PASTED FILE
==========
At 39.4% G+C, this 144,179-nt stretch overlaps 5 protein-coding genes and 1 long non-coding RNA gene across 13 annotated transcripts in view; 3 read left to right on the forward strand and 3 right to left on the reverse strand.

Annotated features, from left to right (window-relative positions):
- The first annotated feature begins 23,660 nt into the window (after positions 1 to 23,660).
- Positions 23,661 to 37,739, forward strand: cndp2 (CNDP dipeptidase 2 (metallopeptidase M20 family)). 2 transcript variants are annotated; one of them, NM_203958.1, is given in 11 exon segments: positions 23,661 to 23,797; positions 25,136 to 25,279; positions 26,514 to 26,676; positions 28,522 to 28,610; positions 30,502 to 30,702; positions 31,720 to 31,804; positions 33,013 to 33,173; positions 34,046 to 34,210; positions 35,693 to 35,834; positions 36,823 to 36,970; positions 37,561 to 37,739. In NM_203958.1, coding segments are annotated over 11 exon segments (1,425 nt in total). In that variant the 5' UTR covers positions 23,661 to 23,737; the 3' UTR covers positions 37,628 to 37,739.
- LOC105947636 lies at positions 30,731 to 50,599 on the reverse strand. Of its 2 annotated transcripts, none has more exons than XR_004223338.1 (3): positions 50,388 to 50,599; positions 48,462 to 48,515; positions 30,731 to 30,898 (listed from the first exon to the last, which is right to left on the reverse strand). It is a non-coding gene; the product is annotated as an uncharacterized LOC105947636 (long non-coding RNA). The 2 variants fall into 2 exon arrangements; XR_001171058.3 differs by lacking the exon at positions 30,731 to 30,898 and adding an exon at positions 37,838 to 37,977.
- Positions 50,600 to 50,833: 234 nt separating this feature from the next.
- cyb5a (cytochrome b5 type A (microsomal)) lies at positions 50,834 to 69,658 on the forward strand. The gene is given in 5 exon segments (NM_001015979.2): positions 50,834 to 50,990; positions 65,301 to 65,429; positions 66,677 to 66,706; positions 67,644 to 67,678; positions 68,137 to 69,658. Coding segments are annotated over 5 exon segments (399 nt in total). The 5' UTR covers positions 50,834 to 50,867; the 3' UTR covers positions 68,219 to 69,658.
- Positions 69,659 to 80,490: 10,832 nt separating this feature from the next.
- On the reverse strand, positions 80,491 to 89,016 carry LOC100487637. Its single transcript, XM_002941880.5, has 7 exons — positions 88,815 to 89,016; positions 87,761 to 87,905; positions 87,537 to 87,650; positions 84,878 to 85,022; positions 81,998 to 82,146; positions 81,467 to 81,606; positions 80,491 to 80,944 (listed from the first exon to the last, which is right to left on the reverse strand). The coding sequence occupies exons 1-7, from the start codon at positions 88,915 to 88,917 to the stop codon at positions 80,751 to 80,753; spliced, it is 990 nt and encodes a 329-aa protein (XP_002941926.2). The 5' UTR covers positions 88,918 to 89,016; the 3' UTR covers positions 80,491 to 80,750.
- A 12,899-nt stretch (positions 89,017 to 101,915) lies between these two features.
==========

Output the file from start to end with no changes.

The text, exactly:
At 39.4% G+C, this 144,179-nt stretch overlaps 5 protein-coding genes and 1 long non-coding RNA gene across 13 annotated transcripts in view; 3 read left to right on the forward strand and 3 right to left on the reverse strand.

Annotated features, from left to right (window-relative positions):
- The first annotated feature begins 23,660 nt into the window (after positions 1 to 23,660).
- Positions 23,661 to 37,739, forward strand: cndp2 (CNDP dipeptidase 2 (metallopeptidase M20 family)). 2 transcript variants are annotated; one of them, NM_203958.1, is given in 11 exon segments: positions 23,661 to 23,797; positions 25,136 to 25,279; positions 26,514 to 26,676; positions 28,522 to 28,610; positions 30,502 to 30,702; positions 31,720 to 31,804; positions 33,013 to 33,173; positions 34,046 to 34,210; positions 35,693 to 35,834; positions 36,823 to 36,970; positions 37,561 to 37,739. In NM_203958.1, coding segments are annotated over 11 exon segments (1,425 nt in total). In that variant the 5' UTR covers positions 23,661 to 23,737; the 3' UTR covers positions 37,628 to 37,739.
- LOC105947636 lies at positions 30,731 to 50,599 on the reverse strand. Of its 2 annotated transcripts, none has more exons than XR_004223338.1 (3): positions 50,388 to 50,599; positions 48,462 to 48,515; positions 30,731 to 30,898 (listed from the first exon to the last, which is right to left on the reverse strand). It is a non-coding gene; the product is annotated as an uncharacterized LOC105947636 (long non-coding RNA). The 2 variants fall into 2 exon arrangements; XR_001171058.3 differs by lacking the exon at positions 30,731 to 30,898 and adding an exon at positions 37,838 to 37,977.
- Positions 50,600 to 50,833: 234 nt separating this feature from the next.
- cyb5a (cytochrome b5 type A (microsomal)) lies at positions 50,834 to 69,658 on the forward strand. The gene is given in 5 exon segments (NM_001015979.2): positions 50,834 to 50,990; positions 65,301 to 65,429; positions 66,677 to 66,706; positions 67,644 to 67,678; positions 68,137 to 69,658. Coding segments are annotated over 5 exon segments (399 nt in total). The 5' UTR covers positions 50,834 to 50,867; the 3' UTR covers positions 68,219 to 69,658.
- Positions 69,659 to 80,490: 10,832 nt separating this feature from the next.
- On the reverse strand, positions 80,491 to 89,016 carry LOC100487637. Its single transcript, XM_002941880.5, has 7 exons — positions 88,815 to 89,016; positions 87,761 to 87,905; positions 87,537 to 87,650; positions 84,878 to 85,022; positions 81,998 to 82,146; positions 81,467 to 81,606; positions 80,491 to 80,944 (listed from the first exon to the last, which is right to left on the reverse strand). The coding sequence occupies exons 1-7, from the start codon at positions 88,915 to 88,917 to the stop codon at positions 80,751 to 80,753; spliced, it is 990 nt and encodes a 329-aa protein (XP_002941926.2). The 5' UTR covers positions 88,918 to 89,016; the 3' UTR covers positions 80,491 to 80,750.
- A 12,899-nt stretch (positions 89,017 to 101,915) lies between these two features.